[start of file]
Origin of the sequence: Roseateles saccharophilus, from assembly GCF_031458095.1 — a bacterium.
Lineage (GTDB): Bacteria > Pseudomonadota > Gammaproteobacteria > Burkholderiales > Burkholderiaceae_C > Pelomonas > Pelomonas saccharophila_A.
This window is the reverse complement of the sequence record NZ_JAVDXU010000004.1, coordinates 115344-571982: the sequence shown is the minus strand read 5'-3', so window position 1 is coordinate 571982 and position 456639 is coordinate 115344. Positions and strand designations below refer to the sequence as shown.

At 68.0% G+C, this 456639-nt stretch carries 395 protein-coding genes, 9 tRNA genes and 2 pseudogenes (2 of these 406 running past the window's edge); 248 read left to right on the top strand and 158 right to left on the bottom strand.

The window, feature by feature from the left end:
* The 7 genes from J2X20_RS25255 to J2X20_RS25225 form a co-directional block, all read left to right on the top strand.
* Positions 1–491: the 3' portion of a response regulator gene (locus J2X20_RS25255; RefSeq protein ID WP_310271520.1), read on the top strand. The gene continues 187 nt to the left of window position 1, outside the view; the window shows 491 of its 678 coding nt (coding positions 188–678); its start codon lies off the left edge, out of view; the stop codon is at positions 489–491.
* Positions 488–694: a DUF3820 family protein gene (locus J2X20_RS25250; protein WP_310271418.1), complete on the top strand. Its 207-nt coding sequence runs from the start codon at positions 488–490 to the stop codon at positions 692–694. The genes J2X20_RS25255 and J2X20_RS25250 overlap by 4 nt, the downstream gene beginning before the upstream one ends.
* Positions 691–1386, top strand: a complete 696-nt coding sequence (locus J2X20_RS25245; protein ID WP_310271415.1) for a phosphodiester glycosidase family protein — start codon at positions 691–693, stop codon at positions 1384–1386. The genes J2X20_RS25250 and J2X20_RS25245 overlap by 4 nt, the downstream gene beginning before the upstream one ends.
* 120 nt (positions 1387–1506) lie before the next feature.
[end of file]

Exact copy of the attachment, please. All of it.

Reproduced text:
Origin of the sequence: Roseateles saccharophilus, from assembly GCF_031458095.1 — a bacterium.
Lineage (GTDB): Bacteria > Pseudomonadota > Gammaproteobacteria > Burkholderiales > Burkholderiaceae_C > Pelomonas > Pelomonas saccharophila_A.
This window is the reverse complement of the sequence record NZ_JAVDXU010000004.1, coordinates 115344-571982: the sequence shown is the minus strand read 5'-3', so window position 1 is coordinate 571982 and position 456639 is coordinate 115344. Positions and strand designations below refer to the sequence as shown.

At 68.0% G+C, this 456639-nt stretch carries 395 protein-coding genes, 9 tRNA genes and 2 pseudogenes (2 of these 406 running past the window's edge); 248 read left to right on the top strand and 158 right to left on the bottom strand.

The window, feature by feature from the left end:
* The 7 genes from J2X20_RS25255 to J2X20_RS25225 form a co-directional block, all read left to right on the top strand.
* Positions 1–491: the 3' portion of a response regulator gene (locus J2X20_RS25255; RefSeq protein ID WP_310271520.1), read on the top strand. The gene continues 187 nt to the left of window position 1, outside the view; the window shows 491 of its 678 coding nt (coding positions 188–678); its start codon lies off the left edge, out of view; the stop codon is at positions 489–491.
* Positions 488–694: a DUF3820 family protein gene (locus J2X20_RS25250; protein WP_310271418.1), complete on the top strand. Its 207-nt coding sequence runs from the start codon at positions 488–490 to the stop codon at positions 692–694. The genes J2X20_RS25255 and J2X20_RS25250 overlap by 4 nt, the downstream gene beginning before the upstream one ends.
* Positions 691–1386, top strand: a complete 696-nt coding sequence (locus J2X20_RS25245; protein ID WP_310271415.1) for a phosphodiester glycosidase family protein — start codon at positions 691–693, stop codon at positions 1384–1386. The genes J2X20_RS25250 and J2X20_RS25245 overlap by 4 nt, the downstream gene beginning before the upstream one ends.
* 120 nt (positions 1387–1506) lie before the next feature.